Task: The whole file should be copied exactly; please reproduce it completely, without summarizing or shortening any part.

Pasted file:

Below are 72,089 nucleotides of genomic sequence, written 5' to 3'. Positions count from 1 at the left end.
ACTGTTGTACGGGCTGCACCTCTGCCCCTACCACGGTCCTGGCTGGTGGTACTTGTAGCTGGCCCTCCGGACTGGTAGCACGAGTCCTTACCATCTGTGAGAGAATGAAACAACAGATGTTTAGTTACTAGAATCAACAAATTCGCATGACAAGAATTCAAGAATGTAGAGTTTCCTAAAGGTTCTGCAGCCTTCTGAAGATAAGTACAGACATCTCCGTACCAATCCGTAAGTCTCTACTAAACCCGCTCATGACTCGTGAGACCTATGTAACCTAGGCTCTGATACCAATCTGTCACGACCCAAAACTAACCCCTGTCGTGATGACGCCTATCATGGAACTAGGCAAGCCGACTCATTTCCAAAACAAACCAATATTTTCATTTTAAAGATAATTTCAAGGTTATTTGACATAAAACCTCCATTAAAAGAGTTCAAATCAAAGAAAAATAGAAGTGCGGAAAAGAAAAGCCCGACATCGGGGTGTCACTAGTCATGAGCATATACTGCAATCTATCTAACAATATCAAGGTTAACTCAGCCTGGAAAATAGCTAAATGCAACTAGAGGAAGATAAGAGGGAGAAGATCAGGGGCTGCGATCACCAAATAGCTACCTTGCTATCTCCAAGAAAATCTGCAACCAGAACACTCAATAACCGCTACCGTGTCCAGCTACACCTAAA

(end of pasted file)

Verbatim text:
Below are 72,089 nucleotides of genomic sequence, written 5' to 3'. Positions count from 1 at the left end.
ACTGTTGTACGGGCTGCACCTCTGCCCCTACCACGGTCCTGGCTGGTGGTACTTGTAGCTGGCCCTCCGGACTGGTAGCACGAGTCCTTACCATCTGTGAGAGAATGAAACAACAGATGTTTAGTTACTAGAATCAACAAATTCGCATGACAAGAATTCAAGAATGTAGAGTTTCCTAAAGGTTCTGCAGCCTTCTGAAGATAAGTACAGACATCTCCGTACCAATCCGTAAGTCTCTACTAAACCCGCTCATGACTCGTGAGACCTATGTAACCTAGGCTCTGATACCAATCTGTCACGACCCAAAACTAACCCCTGTCGTGATGACGCCTATCATGGAACTAGGCAAGCCGACTCATTTCCAAAACAAACCAATATTTTCATTTTAAAGATAATTTCAAGGTTATTTGACATAAAACCTCCATTAAAAGAGTTCAAATCAAAGAAAAATAGAAGTGCGGAAAAGAAAAGCCCGACATCGGGGTGTCACTAGTCATGAGCATATACTGCAATCTATCTAACAATATCAAGGTTAACTCAGCCTGGAAAATAGCTAAATGCAACTAGAGGAAGATAAGAGGGAGAAGATCAGGGGCTGCGATCACCAAATAGCTACCTTGCTATCTCCAAGAAAATCTGCAACCAGAACACTCAATAACCGCTACCGTGTCCAGCTACACCTAAA